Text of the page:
Link Welfare Recipients to Jobs

HUD housing programs help link welfare recipients to jobs. Often, there is a mismatch between where welfare recipients live and the location of entry-level jobs for which they have the appropriate education and skills. Stable and affordable housing can also mean the difference between steady employment and welfare receipt. The portability of Section 8 vouchers and certificates allows recipients to move wherever jobs exist, if there is housing available.

Incremental Rental Assistance Linked to Welfare Reform

Jurisdictions that receive Welfare to Work Challenge Grants develop coordinated strategies between their PHA and the State or local welfare agency for the use of incremental rental assistance.

CPD and other HUD programs: Welfare reform measures

CPD is now working with other program areas of HUD to develop strategies to provide jobs to long-term welfare recipients. These proposals have not yet been finalized. There are hundreds of projects all over the United States funded under the CDBG program listed in the 1995 Action Plans which offer support activities to improve the lives of public housing residents. Often these fund self-sufficiency programs for public housing residents.

CPD has undertaken several steps in strengthening citizen participation, as discussed in detail under Customer Service.

Regional Outreach Counseling

Counseling can help Section 8 recipients - who are often welfare recipients - identify housing locations that improve access to jobs and supportive services throughout a metropolitan area.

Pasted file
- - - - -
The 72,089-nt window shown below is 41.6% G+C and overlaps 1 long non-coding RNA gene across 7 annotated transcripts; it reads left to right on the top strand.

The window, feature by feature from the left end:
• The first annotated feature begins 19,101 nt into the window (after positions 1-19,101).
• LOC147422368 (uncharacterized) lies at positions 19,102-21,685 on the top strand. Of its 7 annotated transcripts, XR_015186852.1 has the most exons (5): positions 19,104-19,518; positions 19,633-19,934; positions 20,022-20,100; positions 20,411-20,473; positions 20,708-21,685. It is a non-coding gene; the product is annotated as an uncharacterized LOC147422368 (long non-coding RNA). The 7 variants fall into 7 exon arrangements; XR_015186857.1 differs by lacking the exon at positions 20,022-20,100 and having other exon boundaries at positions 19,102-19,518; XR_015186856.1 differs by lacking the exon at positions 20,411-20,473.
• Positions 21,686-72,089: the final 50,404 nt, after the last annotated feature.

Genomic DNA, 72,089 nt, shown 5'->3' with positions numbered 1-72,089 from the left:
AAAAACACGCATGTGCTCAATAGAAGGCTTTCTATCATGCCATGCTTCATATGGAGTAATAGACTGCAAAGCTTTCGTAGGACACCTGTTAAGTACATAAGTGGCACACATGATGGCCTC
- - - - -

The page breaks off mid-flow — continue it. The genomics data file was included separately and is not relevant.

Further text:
Coordinate Housing Assistance with Welfare Reform Efforts

Rent Incentives to Reward Work

HUD supports changing public and assisted housing rent rules that discourage work. When tenant rental payments are tied to income, any increase in income leads to an automatic rent increase. To prevent this disincentive, HUD has supported ceiling rents in public housing and provided Housing Authorities with the flexibility to disregard some or all earned income.

Encourage partnerships between PHAs and local social service agencies

HUD has included provisions in the Public Housing Management Reform Act that will encourage PHAs to collaborate with local TANF - administering and employment agencies to insure that residents have access to the resources they need to become self-sufficient rather than mandate that PHAs create redundant case management programs for residents, HUD will reward PHAs that help residents tap into existing community services, and help service agencies reach residents.